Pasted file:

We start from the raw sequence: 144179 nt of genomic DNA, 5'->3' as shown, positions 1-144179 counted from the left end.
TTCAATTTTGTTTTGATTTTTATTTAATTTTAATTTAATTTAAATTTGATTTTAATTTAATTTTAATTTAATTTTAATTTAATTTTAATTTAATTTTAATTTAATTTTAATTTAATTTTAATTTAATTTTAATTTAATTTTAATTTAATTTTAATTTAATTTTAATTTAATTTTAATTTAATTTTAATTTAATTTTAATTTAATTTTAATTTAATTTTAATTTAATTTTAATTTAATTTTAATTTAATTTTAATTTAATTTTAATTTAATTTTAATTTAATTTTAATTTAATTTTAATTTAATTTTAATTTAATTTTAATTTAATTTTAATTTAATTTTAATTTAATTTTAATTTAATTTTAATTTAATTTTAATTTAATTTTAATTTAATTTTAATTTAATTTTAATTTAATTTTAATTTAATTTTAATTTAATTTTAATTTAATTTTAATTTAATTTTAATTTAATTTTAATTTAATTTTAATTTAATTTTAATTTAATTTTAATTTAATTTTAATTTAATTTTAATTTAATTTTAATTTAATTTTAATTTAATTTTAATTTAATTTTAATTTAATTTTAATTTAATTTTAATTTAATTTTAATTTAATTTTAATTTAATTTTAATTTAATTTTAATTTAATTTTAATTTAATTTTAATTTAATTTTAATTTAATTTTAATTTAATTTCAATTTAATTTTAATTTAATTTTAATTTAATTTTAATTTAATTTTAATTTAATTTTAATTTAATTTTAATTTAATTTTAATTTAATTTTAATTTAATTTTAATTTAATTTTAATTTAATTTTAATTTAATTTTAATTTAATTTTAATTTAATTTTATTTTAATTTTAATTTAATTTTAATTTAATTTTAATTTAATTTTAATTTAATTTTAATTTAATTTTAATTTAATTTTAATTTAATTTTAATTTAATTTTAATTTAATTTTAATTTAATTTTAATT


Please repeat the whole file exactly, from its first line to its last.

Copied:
We start from the raw sequence: 144179 nt of genomic DNA, 5'->3' as shown, positions 1-144179 counted from the left end.
TTCAATTTTGTTTTGATTTTTATTTAATTTTAATTTAATTTAAATTTGATTTTAATTTAATTTTAATTTAATTTTAATTTAATTTTAATTTAATTTTAATTTAATTTTAATTTAATTTTAATTTAATTTTAATTTAATTTTAATTTAATTTTAATTTAATTTTAATTTAATTTTAATTTAATTTTAATTTAATTTTAATTTAATTTTAATTTAATTTTAATTTAATTTTAATTTAATTTTAATTTAATTTTAATTTAATTTTAATTTAATTTTAATTTAATTTTAATTTAATTTTAATTTAATTTTAATTTAATTTTAATTTAATTTTAATTTAATTTTAATTTAATTTTAATTTAATTTTAATTTAATTTTAATTTAATTTTAATTTAATTTTAATTTAATTTTAATTTAATTTTAATTTAATTTTAATTTAATTTTAATTTAATTTTAATTTAATTTTAATTTAATTTTAATTTAATTTTAATTTAATTTTAATTTAATTTTAATTTAATTTTAATTTAATTTTAATTTAATTTTAATTTAATTTTAATTTAATTTTAATTTAATTTTAATTTAATTTTAATTTAATTTTAATTTAATTTTAATTTAATTTTAATTTAATTTTAATTTAATTTTAATTTAATTTTAATTTAATTTTAATTTAATTTTAATTTAATTTTAATTTAATTTCAATTTAATTTTAATTTAATTTTAATTTAATTTTAATTTAATTTTAATTTAATTTTAATTTAATTTTAATTTAATTTTAATTTAATTTTAATTTAATTTTAATTTAATTTTAATTTAATTTTAATTTAATTTTAATTTAATTTTAATTTAATTTTATTTTAATTTTAATTTAATTTTAATTTAATTTTAATTTAATTTTAATTTAATTTTAATTTAATTTTAATTTAATTTTAATTTAATTTTAATTTAATTTTAATTTAATTTTAATTTAATTTTAATT